Directed by Seth Gordon
This documentary is a story about a clash of the titans. A clash of a different variety: Donkey Kong! Newcomer Steve Wiebe vs. veteran champion Billy Mitchell. Choose your side and watch the battle begin.
If you grew up in the 1980s, then it’s very possible that you spent a good deal of your summer holidays popping quarters into arcade machines. Whether you were a Pac-Man freak, into Centipede, or the ultimate challenge of Donkey Kong (Mario’s first game, don’t forget), then you will love the memories associated with this film. Billy Mitchell was thought to be the greatest classic gamer of all time. He held all the big records, until 2018 when it turned out that Billy was a cheatie-cheaterton! Many of his records, we now know, were performed on emulators, not original arcade machine. Couldn’t happen to a nicer fella. In The King of Kong, he doesn’t come across as a pleasant guy, and not at all humble. He was, however, respected in the classic game community. So what happens when a newcomer named Steve Wiebe shows up, who claims to have smashed Mitchell’s longstanding Donkey Kong record?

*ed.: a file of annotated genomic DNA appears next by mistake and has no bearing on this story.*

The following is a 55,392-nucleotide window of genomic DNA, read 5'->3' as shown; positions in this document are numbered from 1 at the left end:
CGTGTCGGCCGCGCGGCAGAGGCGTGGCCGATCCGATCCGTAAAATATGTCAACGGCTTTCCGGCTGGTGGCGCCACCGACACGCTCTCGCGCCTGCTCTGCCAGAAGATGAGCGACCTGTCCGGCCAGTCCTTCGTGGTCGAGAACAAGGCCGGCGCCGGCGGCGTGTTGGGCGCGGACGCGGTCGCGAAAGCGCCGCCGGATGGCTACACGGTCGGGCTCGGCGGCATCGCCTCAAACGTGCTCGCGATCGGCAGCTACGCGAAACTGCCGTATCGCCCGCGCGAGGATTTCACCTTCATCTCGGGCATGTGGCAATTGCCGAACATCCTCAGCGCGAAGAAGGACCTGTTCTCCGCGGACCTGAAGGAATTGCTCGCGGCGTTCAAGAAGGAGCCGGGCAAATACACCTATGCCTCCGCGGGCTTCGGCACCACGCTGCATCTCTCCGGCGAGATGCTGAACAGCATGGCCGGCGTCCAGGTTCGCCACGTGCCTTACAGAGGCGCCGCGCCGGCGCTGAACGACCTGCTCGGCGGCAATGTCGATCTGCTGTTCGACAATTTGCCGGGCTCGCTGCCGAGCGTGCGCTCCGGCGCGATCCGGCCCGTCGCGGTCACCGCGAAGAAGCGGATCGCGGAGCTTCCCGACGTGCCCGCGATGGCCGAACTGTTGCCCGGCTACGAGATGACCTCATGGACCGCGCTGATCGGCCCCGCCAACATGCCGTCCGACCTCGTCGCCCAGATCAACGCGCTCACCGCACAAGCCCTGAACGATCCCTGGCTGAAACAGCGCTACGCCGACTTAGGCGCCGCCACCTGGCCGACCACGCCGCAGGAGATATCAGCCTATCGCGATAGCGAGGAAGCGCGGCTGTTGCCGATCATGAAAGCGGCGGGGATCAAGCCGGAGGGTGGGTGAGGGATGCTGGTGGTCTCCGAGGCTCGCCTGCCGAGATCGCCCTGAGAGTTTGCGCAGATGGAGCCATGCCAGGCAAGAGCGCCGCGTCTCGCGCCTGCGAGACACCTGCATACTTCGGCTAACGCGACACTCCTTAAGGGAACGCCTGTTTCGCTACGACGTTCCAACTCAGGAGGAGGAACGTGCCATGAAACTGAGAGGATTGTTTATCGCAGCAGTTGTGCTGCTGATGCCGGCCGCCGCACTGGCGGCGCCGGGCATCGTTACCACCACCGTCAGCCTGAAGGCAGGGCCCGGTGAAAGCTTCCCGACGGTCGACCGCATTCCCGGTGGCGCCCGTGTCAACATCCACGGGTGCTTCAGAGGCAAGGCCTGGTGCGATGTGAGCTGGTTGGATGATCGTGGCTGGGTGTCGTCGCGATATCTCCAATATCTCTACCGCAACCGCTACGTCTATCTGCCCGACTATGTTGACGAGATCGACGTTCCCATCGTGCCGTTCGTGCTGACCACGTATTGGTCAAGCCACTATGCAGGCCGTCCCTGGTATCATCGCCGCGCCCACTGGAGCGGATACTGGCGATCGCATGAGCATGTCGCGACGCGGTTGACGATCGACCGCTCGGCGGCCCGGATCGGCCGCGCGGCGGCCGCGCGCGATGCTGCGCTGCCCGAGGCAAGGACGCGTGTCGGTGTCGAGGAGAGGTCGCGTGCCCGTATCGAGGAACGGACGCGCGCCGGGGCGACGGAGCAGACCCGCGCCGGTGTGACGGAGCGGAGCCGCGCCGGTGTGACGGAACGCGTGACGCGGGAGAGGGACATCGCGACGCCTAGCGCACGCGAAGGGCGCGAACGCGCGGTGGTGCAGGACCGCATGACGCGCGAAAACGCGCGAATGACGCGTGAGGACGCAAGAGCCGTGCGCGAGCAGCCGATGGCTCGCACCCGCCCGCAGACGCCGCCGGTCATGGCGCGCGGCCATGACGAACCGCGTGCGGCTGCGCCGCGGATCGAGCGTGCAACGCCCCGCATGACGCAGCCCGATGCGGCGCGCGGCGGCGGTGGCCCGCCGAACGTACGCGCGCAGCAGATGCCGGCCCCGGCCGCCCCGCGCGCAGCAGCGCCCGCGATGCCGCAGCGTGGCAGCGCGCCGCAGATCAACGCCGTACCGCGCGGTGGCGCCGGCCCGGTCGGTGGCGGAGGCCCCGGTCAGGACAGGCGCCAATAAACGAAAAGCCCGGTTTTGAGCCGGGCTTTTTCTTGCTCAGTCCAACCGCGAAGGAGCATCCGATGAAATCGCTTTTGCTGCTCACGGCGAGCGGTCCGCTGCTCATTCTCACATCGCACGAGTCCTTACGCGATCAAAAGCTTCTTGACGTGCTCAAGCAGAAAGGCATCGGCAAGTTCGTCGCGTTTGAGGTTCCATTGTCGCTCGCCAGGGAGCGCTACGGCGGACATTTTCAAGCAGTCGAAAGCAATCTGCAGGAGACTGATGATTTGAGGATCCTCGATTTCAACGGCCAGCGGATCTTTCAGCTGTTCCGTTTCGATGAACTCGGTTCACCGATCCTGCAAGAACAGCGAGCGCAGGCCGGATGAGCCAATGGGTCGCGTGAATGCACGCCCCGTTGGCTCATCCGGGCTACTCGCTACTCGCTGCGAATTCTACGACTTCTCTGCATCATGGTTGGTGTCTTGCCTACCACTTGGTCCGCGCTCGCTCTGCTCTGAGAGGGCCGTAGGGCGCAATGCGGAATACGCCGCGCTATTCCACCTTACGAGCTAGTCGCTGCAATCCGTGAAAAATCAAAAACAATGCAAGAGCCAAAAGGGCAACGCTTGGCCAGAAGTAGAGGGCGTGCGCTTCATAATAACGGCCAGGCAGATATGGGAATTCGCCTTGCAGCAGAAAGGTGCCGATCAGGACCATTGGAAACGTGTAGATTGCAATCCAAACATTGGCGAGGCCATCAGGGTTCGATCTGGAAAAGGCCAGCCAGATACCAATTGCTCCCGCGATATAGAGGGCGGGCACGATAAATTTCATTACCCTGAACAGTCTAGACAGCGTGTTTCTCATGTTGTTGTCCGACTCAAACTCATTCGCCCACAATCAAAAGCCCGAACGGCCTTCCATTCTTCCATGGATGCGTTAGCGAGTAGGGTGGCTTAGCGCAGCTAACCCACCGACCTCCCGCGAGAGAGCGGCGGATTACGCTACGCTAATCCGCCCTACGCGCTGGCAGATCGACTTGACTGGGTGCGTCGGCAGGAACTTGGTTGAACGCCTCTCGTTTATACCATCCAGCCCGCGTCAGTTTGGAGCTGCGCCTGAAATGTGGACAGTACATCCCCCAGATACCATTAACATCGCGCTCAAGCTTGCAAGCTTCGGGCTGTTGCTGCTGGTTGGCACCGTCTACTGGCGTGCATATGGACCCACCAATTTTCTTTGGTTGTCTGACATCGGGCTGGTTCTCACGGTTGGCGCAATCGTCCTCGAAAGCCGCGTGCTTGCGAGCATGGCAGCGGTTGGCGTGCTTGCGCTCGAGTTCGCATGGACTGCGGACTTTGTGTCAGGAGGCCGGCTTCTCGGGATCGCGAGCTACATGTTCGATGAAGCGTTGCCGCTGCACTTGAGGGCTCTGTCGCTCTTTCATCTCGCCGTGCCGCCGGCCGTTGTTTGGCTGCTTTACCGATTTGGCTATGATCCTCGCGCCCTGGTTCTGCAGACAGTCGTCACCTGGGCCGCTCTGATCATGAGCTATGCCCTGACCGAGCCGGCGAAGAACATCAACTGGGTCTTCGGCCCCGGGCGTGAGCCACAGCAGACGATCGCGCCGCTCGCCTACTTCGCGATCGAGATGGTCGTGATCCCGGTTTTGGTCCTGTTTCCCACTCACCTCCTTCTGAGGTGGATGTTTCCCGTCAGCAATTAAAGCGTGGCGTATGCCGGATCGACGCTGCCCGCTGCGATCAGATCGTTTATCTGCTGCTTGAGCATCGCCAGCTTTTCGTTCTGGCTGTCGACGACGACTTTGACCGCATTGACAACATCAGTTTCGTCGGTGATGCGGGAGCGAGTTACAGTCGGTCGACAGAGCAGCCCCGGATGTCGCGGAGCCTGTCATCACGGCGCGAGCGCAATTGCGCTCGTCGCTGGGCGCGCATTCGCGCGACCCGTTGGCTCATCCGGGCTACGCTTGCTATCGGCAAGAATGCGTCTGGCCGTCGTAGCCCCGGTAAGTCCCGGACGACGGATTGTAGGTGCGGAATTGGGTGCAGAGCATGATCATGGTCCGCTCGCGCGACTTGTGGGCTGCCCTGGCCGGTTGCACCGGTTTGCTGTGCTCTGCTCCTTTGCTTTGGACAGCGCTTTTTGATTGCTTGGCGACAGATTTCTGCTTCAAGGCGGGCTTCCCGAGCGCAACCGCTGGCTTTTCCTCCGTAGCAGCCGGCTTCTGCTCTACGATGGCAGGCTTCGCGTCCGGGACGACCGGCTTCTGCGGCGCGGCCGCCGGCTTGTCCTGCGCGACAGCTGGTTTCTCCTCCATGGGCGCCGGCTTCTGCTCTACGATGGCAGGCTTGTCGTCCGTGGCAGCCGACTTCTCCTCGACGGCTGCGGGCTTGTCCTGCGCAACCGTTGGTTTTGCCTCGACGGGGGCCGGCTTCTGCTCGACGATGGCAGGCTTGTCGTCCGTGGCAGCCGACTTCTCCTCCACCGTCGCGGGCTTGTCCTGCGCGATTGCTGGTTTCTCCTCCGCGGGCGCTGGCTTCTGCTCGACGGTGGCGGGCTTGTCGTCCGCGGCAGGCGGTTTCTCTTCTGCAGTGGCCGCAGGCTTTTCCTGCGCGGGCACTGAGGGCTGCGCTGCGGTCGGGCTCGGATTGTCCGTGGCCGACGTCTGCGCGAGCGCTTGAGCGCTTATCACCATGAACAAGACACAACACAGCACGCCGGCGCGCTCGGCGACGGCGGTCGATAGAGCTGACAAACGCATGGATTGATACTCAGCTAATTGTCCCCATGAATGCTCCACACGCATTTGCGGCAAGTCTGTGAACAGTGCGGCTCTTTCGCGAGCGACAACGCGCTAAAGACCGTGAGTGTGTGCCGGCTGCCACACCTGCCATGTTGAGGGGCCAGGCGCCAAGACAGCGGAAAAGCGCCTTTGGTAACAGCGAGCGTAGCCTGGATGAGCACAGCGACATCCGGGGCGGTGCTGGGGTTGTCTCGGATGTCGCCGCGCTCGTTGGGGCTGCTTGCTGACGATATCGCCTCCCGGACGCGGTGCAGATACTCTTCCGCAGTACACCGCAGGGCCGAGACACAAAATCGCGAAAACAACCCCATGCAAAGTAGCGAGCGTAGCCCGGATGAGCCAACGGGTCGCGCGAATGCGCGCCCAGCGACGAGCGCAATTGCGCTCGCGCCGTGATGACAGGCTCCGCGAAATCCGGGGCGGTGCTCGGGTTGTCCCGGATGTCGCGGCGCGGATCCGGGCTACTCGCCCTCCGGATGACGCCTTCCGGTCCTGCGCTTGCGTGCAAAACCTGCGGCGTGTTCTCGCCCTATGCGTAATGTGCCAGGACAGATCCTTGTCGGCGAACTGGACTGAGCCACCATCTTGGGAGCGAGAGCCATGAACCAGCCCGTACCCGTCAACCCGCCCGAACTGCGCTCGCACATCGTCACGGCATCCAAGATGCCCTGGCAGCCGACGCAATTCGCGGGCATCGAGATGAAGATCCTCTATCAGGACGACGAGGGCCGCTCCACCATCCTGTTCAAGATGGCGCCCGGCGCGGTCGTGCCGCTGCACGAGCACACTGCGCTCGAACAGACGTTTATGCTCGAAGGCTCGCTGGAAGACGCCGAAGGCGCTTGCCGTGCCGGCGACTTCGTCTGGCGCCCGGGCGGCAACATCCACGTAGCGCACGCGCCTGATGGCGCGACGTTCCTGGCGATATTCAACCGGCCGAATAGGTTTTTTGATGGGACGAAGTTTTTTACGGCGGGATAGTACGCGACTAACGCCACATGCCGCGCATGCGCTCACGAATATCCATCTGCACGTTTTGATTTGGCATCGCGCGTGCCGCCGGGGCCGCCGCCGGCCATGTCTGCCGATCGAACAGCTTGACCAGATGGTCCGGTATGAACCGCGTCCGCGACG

Wiebe is a tragic figure, a loving husband and father who always excelled at sports and music, but was never “the best” at anything. He obsessed over Donkey Kong, drawing patterns on screens for months until finally beating the record, on an arcade machine, on film. However it’s not that simple. Many were sceptical of his claims, especially since he came out of seemingly nowhere with a Donkey Kong board given to him by Billy Mitchell’s arch-foe, Roy Shildt. To prove himself, Wiebe travelled to The Funspot in New Hampshire to beat the record in person, on one of the most notoriously difficult Donkey Kong consoles known to mankind.
Partly a history of the golden age of video games, partly a David and Goliath story, and partly just a tale about a guy who wants to be the best at something, The King of Kong is a heartwarming documentary. It will have you cheering along, and remembering the good ol’ days. Surprisingly tense at times, but always interesting, The King of Kong is very re-watchable.
The most common critique of this film is that there is some dispute over its accuracy. It seems that some game records were ignored in favour of dramatic effect. However, it’s still a great film.
The DVD is loaded with special features including two commentary tracks, and check out the cool reversible cover art. Take your pick — Steve Wiebe on the cover, or a cool painting of a loaded video arcade. You choose!
5/5 stars. For geeks worldwide.